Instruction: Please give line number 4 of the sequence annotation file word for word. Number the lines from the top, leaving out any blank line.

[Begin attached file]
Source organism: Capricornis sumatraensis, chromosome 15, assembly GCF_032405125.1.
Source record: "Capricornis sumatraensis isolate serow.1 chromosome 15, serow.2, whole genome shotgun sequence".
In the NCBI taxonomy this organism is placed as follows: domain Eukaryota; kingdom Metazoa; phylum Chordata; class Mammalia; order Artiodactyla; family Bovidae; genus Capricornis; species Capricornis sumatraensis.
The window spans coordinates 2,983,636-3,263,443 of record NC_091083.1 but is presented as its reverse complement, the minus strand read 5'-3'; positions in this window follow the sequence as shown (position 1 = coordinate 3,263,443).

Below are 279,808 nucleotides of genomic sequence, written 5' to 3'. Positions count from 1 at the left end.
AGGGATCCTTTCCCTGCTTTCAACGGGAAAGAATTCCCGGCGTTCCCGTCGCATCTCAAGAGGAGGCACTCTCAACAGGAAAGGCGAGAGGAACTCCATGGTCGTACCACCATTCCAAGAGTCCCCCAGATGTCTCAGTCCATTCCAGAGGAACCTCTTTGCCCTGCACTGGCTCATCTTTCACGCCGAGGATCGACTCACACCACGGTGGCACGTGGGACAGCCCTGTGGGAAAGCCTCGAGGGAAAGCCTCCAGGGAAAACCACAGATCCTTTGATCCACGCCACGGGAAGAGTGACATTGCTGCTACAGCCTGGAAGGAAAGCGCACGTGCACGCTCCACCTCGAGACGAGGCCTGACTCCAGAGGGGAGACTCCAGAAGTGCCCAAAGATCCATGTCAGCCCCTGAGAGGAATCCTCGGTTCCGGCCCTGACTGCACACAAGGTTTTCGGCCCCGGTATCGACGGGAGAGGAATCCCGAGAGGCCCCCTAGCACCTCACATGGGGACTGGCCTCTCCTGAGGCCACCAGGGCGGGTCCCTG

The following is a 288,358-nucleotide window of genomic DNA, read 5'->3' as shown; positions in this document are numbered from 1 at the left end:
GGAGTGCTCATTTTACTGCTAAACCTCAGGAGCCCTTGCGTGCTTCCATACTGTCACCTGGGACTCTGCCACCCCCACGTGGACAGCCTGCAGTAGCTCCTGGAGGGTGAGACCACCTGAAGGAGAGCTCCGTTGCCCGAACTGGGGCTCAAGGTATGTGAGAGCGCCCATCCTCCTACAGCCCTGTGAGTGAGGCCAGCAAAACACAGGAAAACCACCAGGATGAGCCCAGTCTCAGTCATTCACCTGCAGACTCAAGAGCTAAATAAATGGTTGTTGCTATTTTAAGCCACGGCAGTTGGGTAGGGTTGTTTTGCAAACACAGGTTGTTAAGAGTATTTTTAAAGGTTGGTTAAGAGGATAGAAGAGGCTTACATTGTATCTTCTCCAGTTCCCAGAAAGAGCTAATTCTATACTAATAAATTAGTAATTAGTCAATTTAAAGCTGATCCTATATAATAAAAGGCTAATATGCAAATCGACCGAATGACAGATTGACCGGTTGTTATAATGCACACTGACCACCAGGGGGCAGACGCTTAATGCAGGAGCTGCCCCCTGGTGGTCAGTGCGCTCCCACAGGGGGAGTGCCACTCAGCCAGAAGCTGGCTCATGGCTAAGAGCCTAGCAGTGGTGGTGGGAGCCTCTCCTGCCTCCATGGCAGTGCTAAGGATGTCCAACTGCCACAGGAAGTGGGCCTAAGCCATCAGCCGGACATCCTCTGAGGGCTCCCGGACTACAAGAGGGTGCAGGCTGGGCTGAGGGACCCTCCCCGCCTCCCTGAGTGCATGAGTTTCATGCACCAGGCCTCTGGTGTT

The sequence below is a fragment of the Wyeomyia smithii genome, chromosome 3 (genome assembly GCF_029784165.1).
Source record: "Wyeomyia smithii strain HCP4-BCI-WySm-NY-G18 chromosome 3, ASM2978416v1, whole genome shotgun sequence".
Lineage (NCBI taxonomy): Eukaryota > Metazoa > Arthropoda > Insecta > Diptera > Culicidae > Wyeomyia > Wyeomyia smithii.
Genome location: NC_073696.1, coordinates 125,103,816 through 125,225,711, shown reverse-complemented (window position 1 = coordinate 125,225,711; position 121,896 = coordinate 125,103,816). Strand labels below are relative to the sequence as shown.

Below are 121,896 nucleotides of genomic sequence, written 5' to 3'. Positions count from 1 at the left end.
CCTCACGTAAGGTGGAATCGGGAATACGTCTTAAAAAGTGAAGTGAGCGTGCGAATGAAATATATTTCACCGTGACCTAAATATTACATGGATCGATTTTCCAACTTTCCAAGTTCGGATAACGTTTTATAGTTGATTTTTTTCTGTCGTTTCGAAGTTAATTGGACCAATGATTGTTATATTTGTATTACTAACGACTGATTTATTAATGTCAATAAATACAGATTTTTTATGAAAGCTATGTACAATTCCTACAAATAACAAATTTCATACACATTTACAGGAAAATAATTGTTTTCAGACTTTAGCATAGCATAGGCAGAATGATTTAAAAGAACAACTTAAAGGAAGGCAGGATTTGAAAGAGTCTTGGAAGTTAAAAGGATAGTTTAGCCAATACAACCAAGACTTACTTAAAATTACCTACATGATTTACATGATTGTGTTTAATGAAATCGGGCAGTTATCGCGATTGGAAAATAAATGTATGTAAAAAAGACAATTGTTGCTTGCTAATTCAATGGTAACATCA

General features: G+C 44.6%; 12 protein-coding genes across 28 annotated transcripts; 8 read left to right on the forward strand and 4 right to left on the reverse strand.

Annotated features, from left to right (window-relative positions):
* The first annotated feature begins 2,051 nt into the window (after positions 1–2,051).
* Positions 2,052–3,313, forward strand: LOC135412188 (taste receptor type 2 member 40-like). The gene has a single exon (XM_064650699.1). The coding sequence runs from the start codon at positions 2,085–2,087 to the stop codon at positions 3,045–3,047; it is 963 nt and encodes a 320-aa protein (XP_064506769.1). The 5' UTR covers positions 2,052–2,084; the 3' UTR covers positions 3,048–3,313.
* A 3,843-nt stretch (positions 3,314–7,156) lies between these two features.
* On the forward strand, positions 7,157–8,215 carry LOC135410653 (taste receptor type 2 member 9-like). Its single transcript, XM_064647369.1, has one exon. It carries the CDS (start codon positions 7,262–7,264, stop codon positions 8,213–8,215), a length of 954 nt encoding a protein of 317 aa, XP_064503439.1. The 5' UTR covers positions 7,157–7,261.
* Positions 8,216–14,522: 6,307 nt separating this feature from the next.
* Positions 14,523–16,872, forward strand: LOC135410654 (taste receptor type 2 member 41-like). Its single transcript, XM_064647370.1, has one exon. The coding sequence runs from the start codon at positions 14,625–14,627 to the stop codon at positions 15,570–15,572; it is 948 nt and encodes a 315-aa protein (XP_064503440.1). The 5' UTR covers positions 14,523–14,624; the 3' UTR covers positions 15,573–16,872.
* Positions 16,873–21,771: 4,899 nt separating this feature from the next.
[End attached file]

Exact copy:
The window spans coordinates 2,983,636-3,263,443 of record NC_091083.1 but is presented as its reverse complement, the minus strand read 5'-3'; positions in this window follow the sequence as shown (position 1 = coordinate 3,263,443).